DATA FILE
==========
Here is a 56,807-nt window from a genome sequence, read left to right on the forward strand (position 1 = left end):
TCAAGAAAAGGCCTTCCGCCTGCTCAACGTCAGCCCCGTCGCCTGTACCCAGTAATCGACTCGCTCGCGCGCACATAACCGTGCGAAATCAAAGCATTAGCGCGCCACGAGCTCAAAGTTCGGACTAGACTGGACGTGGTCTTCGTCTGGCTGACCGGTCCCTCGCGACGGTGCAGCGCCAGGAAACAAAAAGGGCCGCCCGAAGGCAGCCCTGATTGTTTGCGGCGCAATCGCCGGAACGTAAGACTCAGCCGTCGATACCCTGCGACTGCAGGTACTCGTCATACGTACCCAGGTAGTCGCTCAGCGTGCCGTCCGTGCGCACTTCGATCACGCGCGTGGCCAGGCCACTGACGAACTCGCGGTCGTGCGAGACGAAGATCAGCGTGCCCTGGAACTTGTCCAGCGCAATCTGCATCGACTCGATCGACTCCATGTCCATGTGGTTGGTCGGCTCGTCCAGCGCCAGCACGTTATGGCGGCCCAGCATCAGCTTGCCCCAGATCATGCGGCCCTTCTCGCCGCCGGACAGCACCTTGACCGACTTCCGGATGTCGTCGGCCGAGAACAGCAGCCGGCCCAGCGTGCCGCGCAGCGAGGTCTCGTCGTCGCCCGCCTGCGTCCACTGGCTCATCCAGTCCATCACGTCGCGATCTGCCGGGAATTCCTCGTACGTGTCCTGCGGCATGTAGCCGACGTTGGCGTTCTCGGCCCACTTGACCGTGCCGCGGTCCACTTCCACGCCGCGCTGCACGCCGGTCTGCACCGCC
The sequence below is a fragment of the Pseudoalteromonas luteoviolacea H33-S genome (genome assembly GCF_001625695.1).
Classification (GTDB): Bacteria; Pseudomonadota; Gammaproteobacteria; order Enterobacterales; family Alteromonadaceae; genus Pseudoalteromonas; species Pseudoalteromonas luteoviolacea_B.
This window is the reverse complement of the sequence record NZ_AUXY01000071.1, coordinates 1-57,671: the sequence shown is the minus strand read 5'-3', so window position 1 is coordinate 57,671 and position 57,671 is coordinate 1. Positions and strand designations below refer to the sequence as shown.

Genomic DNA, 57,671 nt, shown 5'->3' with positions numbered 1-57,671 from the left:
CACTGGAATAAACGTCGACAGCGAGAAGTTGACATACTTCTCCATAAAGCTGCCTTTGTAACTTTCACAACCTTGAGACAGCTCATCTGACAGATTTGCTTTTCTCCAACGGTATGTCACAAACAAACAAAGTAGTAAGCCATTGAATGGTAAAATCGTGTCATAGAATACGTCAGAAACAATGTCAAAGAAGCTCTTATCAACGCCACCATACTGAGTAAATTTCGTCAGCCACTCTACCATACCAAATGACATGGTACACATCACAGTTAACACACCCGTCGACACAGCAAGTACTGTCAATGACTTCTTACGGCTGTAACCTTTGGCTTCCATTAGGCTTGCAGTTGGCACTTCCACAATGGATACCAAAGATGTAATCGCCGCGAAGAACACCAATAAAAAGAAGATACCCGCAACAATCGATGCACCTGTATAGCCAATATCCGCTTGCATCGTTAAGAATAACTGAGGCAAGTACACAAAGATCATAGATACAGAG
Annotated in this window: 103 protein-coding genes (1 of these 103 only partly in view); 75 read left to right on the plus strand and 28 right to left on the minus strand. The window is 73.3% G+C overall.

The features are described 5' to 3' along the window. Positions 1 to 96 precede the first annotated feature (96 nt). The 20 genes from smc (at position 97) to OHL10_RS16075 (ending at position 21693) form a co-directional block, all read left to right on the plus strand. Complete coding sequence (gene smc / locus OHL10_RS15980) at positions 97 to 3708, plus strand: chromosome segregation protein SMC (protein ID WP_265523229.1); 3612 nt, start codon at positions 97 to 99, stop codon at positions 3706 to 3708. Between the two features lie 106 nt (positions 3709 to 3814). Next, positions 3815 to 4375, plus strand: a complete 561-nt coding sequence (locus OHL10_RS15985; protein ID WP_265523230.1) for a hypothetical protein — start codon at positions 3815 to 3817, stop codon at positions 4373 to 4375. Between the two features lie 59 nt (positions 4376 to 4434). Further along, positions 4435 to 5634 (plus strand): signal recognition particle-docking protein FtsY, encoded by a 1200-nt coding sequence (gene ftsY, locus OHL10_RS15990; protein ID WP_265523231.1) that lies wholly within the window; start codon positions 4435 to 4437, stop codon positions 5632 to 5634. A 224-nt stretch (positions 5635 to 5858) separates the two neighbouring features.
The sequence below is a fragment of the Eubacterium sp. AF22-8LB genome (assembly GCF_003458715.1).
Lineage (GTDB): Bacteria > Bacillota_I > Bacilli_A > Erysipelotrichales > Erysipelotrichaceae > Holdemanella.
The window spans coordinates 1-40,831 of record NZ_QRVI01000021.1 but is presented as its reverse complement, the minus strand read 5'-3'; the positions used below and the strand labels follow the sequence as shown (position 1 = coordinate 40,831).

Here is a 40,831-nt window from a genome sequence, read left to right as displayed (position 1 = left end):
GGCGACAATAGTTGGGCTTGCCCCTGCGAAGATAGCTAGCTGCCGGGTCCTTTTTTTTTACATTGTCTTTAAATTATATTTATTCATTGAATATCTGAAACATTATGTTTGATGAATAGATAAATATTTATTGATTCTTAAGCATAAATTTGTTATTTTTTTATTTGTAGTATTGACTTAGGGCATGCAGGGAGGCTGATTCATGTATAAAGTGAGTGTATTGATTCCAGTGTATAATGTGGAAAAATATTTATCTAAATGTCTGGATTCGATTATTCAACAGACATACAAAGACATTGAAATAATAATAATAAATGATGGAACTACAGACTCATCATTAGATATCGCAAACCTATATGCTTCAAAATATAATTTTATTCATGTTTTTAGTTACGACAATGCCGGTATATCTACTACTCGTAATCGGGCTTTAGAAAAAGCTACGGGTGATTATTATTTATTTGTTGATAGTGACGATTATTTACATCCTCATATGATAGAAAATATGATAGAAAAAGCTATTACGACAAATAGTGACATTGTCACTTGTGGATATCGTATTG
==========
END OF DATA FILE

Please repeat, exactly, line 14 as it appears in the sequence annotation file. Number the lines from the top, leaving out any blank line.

GGCGACAATAGTTGGGCTTGCCCCTGCGAAGATAGCTAGCTGCCGGGTCCTTTTTTTTTACATTGTCTTTAAATTATATTTATTCATTGAATATCTGAAACATTATGTTTGATGAATAGATAAATATTTATTGATTCTTAAGCATAAATTTGTTATTTTTTTATTTGTAGTATTGACTTAGGGCATGCAGGGAGGCTGATTCATGTATAAAGTGAGTGTATTGATTCCAGTGTATAATGTGGAAAAATATTTATCTAAATGTCTGGATTCGATTATTCAACAGACATACAAAGACATTGAAATAATAATAATAAATGATGGAACTACAGACTCATCATTAGATATCGCAAACCTATATGCTTCAAAATATAATTTTATTCATGTTTTTAGTTACGACAATGCCGGTATATCTACTACTCGTAATCGGGCTTTAGAAAAAGCTACGGGTGATTATTATTTATTTGTTGATAGTGACGATTATTTACATCCTCATATGATAGAAAATATGATAGAAAAAGCTATTACGACAAATAGTGACATTGTCACTTGTGGATATCGTATTG